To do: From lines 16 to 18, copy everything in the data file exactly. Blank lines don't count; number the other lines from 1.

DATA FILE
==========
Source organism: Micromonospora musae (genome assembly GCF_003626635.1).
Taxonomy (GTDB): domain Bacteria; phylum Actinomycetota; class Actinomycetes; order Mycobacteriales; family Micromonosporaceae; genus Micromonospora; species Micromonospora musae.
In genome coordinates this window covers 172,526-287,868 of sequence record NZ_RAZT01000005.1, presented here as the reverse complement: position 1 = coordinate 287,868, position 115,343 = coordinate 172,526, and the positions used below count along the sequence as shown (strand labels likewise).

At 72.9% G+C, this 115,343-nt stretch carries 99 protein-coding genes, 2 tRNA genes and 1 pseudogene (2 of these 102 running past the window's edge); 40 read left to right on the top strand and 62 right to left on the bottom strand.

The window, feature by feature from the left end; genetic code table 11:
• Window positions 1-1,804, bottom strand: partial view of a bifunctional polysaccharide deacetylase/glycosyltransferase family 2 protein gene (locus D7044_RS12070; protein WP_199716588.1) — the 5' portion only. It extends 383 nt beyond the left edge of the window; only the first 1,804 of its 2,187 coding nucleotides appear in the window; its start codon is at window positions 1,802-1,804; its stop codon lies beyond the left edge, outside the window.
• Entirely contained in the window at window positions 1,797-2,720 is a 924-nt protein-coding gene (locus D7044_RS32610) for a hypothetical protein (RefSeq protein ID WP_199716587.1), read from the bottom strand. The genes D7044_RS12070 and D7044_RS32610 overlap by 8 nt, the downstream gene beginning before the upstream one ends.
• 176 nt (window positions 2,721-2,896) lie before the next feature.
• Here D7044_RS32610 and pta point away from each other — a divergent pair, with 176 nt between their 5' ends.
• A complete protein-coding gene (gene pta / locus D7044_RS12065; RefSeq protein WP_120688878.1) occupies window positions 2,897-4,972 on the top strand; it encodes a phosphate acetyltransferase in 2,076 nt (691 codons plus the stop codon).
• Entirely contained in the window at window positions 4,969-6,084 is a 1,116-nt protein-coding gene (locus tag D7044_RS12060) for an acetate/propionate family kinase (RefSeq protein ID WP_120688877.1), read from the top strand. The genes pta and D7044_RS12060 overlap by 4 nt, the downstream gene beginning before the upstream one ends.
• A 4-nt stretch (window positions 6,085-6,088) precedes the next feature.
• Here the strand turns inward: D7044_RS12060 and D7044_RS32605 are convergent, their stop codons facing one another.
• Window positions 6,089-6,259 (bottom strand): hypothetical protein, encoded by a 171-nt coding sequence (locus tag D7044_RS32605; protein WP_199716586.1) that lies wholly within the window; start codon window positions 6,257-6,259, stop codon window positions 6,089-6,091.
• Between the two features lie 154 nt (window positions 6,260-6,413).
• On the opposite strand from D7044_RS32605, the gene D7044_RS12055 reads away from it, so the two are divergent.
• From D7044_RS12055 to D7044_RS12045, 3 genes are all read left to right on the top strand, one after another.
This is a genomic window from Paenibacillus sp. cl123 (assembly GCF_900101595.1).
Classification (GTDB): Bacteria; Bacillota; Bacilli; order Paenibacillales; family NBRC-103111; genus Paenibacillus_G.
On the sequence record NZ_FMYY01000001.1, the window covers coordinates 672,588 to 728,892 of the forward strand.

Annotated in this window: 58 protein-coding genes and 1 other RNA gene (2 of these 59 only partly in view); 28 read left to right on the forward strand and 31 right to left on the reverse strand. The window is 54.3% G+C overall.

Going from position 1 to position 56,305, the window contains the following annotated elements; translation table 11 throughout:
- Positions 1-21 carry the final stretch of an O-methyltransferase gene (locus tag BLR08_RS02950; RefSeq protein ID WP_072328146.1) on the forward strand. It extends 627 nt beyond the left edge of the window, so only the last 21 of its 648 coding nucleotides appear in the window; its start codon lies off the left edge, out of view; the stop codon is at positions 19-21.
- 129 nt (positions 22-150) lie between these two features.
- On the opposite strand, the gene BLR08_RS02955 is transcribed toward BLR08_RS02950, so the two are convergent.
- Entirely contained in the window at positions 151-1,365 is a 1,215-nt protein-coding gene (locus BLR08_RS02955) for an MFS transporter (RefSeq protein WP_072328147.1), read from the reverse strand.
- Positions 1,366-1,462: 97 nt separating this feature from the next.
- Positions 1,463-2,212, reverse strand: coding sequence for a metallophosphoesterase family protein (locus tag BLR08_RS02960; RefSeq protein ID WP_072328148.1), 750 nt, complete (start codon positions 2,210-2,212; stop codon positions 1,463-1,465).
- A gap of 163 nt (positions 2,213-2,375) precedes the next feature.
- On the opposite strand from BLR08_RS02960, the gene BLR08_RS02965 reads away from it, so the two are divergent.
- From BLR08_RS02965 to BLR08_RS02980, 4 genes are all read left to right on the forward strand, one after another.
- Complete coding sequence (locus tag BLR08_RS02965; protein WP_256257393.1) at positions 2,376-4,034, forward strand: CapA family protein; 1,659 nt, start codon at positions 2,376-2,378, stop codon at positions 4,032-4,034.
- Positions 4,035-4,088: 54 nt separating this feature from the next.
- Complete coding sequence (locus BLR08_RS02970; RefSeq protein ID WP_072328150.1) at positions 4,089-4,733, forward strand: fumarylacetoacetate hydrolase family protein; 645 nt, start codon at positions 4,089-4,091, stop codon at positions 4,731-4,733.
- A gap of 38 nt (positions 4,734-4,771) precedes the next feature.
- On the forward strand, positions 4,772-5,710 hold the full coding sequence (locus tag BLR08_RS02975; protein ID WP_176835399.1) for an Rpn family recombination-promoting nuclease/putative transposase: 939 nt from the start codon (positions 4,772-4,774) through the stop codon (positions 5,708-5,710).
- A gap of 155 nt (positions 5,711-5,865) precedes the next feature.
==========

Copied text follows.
• On the opposite strand from D7044_RS32605, the gene D7044_RS12055 reads away from it, so the two are divergent.
• From D7044_RS12055 to D7044_RS12045, 3 genes are all read left to right on the top strand, one after another.
This is a genomic window from Paenibacillus sp. cl123 (assembly GCF_900101595.1).